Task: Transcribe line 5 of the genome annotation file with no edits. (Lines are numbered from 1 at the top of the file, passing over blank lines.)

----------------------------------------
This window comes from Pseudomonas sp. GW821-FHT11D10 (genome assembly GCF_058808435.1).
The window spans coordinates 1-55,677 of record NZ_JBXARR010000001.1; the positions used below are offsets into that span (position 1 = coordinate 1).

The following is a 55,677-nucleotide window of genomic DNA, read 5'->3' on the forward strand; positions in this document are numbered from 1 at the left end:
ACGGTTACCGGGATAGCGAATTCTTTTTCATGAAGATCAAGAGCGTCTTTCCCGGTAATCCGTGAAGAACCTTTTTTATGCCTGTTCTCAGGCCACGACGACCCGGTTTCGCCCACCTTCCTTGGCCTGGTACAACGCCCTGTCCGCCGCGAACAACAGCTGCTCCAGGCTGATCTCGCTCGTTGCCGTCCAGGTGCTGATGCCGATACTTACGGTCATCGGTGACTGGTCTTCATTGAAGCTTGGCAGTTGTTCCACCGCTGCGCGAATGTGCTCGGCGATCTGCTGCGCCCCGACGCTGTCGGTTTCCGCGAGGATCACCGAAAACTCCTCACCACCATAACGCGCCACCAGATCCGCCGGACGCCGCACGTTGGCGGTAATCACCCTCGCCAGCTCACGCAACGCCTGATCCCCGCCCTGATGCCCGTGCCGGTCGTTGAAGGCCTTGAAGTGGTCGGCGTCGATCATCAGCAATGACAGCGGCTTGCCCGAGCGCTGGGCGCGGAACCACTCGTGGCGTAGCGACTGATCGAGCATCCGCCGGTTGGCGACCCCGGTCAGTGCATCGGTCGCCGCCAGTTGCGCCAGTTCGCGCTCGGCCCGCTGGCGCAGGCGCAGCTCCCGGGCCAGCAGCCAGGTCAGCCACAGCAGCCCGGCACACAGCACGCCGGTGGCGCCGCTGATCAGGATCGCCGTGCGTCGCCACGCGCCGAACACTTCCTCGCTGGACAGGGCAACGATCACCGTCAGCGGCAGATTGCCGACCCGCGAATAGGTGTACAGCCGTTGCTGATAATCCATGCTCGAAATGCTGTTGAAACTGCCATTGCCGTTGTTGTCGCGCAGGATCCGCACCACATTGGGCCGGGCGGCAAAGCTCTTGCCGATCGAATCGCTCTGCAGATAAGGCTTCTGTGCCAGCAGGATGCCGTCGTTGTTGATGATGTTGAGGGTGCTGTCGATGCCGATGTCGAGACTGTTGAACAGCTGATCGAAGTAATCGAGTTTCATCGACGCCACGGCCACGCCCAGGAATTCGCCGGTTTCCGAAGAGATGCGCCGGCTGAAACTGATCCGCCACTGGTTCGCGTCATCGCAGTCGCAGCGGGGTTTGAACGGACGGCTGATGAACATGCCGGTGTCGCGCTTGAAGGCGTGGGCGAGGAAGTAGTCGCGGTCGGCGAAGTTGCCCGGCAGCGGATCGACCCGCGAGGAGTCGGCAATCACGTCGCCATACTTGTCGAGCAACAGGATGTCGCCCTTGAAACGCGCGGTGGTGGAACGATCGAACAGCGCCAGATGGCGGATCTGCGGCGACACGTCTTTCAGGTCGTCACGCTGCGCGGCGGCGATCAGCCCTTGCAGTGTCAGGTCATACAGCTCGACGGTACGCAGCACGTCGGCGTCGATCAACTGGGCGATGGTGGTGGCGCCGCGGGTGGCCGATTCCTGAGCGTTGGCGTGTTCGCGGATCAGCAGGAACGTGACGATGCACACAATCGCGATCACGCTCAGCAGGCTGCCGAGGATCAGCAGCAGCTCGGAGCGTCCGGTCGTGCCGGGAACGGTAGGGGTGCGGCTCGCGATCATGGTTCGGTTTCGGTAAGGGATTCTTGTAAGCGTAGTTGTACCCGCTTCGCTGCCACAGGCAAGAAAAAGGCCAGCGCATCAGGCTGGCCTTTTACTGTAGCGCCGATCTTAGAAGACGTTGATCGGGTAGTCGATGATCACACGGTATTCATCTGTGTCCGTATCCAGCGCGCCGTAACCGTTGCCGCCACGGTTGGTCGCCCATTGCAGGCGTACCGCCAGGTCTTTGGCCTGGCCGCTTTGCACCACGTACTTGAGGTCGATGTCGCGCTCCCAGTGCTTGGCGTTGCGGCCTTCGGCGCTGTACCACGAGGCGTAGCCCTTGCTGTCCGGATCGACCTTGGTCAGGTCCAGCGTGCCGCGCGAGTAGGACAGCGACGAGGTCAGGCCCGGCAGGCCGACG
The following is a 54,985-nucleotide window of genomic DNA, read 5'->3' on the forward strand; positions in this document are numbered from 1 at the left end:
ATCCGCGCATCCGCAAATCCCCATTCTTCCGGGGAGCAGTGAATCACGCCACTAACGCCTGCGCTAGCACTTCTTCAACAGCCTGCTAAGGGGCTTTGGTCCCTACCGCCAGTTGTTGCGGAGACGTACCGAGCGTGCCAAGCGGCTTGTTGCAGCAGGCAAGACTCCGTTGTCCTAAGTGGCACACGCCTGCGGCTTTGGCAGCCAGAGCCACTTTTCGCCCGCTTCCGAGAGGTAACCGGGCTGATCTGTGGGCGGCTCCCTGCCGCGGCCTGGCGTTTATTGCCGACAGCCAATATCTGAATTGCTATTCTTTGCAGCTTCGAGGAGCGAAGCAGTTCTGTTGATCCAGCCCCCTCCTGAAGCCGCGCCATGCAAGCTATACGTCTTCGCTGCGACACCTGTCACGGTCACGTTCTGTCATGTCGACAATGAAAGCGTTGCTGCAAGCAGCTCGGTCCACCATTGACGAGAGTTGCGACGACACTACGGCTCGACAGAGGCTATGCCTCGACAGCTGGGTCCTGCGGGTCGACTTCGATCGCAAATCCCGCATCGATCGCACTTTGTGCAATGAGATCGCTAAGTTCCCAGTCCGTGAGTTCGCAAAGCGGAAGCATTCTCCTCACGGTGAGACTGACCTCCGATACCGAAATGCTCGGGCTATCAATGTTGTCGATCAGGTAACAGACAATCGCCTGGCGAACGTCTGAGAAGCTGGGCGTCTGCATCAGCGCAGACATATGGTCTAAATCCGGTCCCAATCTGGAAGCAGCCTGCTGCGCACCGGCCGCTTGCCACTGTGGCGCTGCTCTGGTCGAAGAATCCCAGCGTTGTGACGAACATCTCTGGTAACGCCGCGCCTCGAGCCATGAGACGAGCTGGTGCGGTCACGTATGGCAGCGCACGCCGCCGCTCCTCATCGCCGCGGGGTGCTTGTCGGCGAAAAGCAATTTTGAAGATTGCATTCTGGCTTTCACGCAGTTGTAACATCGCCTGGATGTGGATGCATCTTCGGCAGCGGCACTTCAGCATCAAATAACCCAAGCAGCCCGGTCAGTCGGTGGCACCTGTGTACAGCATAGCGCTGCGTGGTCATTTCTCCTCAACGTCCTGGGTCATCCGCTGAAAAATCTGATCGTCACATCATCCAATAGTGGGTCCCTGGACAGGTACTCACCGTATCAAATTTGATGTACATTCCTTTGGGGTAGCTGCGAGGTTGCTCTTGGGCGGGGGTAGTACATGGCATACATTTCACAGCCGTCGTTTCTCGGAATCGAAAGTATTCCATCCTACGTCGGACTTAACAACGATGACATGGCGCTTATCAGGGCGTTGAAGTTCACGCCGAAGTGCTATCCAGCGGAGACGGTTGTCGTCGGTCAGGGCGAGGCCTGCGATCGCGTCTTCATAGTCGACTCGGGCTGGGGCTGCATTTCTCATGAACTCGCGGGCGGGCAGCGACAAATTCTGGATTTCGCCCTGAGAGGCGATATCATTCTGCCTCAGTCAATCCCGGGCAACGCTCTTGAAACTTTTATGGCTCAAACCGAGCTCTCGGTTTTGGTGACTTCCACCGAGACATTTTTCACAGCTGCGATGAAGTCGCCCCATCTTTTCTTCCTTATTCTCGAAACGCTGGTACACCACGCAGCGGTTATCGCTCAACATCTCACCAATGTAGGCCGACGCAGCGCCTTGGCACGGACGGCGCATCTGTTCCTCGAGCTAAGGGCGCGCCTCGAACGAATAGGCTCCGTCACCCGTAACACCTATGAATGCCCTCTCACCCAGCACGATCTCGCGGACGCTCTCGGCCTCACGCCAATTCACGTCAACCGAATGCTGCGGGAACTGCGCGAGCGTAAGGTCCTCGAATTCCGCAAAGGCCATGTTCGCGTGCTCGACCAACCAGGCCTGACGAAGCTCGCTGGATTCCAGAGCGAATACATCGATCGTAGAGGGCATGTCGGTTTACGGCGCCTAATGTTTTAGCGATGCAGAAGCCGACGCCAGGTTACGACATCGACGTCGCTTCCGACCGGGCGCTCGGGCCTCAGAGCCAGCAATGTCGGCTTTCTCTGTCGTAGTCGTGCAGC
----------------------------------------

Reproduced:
The following is a 54,985-nucleotide window of genomic DNA, read 5'->3' on the forward strand; positions in this document are numbered from 1 at the left end: